Shaken Baby Syndrome
Shaken Baby Syndrome (SBS) is the result of a traumatic brain injury. SBS happens when a baby is:
- Caused head injury in some other way.
SBS is the leading cause of child abuse deaths in the United States. SBS is most commonly found in babies from 3 to 8 months of age. Babies up to 4 months of age are at the greatest risk for being shaken. SBS can occur in children up to five years of age.
A baby's neck muscles cannot manage shaking or impact to the head. This can cause a baby's brain to swell, bruise, and bleed. The result is SBS.
Parents or caregivers may shake or strike a baby because they are frustrated or exhausted. They may not know how to deal with a crying baby. They may not understand child development or how to comfort a baby. They may have learned the behavior from someone else.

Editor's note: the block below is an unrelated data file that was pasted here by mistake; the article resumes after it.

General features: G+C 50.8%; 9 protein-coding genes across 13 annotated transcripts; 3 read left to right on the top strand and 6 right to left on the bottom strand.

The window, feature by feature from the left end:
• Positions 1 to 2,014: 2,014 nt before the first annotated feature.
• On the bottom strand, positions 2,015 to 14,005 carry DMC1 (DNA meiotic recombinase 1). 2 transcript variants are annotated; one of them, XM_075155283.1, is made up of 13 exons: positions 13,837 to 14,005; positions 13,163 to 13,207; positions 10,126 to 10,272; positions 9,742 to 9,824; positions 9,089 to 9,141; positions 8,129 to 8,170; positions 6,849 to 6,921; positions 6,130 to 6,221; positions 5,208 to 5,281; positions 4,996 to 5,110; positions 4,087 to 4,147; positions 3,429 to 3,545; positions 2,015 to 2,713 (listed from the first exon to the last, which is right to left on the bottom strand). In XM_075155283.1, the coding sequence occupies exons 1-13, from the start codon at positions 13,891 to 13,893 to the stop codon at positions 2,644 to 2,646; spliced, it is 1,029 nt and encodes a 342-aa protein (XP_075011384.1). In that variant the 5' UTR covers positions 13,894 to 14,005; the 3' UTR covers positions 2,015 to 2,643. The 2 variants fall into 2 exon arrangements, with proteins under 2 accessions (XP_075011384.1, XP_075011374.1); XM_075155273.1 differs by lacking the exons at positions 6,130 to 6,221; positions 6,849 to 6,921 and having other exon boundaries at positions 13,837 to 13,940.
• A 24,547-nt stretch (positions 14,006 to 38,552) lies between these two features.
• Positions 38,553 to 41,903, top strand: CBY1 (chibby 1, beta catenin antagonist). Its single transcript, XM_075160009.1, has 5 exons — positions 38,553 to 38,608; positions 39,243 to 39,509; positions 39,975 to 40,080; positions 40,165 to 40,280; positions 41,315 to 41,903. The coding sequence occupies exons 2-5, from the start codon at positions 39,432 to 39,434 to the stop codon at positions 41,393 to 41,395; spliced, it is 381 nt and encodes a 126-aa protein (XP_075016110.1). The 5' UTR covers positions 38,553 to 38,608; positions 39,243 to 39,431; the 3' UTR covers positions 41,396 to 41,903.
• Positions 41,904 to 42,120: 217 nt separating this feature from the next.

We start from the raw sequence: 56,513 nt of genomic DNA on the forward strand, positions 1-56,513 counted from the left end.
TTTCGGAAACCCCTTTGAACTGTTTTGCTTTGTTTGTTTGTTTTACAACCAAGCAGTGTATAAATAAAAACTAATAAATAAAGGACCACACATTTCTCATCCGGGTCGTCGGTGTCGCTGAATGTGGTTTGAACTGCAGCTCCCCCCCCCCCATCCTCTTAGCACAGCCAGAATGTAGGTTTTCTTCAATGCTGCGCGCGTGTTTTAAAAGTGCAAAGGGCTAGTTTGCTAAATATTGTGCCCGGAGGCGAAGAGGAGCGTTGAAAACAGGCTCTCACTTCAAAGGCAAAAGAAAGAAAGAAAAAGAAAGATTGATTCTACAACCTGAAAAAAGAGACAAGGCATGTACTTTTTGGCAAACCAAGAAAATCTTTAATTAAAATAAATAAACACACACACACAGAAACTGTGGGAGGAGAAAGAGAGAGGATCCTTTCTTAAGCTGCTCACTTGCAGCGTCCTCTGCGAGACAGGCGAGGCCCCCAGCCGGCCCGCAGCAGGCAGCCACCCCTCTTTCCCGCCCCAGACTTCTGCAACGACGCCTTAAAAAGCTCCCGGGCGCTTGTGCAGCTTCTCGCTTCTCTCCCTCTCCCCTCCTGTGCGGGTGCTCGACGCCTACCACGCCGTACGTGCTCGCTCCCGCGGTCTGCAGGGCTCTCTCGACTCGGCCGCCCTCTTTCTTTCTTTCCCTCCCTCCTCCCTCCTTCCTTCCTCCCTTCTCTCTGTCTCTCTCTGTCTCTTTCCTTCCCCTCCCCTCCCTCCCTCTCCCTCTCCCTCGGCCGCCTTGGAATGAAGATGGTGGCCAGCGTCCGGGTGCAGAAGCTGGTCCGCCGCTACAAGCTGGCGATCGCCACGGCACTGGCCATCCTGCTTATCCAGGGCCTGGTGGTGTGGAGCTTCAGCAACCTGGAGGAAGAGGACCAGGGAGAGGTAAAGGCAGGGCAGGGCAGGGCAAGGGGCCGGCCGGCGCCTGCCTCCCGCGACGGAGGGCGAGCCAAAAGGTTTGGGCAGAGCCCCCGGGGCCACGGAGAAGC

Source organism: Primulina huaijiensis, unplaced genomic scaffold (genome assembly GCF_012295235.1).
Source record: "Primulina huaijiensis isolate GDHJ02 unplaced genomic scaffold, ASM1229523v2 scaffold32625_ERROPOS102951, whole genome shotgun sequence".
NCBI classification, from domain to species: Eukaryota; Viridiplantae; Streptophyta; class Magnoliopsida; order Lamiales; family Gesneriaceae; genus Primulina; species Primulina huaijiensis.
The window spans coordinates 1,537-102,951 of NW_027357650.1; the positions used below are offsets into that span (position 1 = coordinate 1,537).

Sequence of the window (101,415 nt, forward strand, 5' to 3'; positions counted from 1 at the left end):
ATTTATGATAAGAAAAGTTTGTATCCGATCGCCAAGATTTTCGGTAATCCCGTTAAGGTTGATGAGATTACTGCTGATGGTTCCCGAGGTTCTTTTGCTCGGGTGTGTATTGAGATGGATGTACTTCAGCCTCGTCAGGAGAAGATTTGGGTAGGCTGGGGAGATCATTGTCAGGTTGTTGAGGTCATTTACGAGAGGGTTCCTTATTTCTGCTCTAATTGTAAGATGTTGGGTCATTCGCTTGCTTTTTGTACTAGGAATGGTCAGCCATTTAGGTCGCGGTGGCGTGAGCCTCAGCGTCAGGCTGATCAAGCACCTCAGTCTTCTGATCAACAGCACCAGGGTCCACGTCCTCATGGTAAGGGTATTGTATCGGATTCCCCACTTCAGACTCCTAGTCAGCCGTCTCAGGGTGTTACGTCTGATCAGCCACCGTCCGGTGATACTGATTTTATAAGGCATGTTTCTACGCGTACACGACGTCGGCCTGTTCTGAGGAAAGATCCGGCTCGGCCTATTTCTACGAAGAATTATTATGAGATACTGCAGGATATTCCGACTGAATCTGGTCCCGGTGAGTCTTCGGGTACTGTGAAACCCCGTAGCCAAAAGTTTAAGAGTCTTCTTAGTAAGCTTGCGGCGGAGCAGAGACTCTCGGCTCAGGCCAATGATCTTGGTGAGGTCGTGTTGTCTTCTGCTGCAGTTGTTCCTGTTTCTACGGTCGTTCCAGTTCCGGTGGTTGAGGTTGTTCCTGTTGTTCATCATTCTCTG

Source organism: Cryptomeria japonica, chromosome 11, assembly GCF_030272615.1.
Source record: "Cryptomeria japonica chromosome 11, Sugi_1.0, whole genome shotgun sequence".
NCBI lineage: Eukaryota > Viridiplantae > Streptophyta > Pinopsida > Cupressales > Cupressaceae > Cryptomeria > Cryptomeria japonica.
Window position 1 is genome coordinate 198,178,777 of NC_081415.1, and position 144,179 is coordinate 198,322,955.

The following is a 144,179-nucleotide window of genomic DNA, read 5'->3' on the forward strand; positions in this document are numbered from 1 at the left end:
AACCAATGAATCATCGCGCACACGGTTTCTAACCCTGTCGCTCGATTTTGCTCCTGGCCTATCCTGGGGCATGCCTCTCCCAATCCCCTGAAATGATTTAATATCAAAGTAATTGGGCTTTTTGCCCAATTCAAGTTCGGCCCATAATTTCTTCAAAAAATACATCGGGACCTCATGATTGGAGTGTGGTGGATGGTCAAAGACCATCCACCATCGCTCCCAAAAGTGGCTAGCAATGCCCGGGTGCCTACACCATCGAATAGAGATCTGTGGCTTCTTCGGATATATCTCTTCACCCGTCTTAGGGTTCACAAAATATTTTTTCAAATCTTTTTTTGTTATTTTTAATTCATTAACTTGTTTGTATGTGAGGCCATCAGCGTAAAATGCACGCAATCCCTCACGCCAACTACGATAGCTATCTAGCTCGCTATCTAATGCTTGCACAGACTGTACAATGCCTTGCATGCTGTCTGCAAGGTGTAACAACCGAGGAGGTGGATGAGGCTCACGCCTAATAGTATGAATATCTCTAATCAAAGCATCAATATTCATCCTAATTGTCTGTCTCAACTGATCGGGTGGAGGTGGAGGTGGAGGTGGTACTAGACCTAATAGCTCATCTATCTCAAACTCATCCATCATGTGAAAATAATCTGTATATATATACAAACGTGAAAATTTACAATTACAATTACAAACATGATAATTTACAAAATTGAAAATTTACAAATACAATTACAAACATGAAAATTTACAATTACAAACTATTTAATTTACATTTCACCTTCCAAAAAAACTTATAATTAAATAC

SBS can affect children in many ways. Babies with SBS may be irritable or not able to eat much. Some may not stop crying. SBS can also cause learning delays, blindness, hearing problems, or death.
Other SBS symptoms include:
- Sleep pattern changes.
- Difficulty in waking up.
- Motor skill issues.
- Cerebral palsy.
- Muscle spasms.
Parents or caregivers who feel at a loss for ways to cope with an upset baby can call a friend or relative to ask for help or just to talk.
Parents or caregivers may also call the Crying Baby Hotline at 1-866-243-2229, or The Brain Injury Helpline at 1-866-412-4755.
To talk to someone about domestic abuse, call the National Domestic Violence Hotline:
1-800-799-SAFE (7233) (TTY 1-800-787-3224)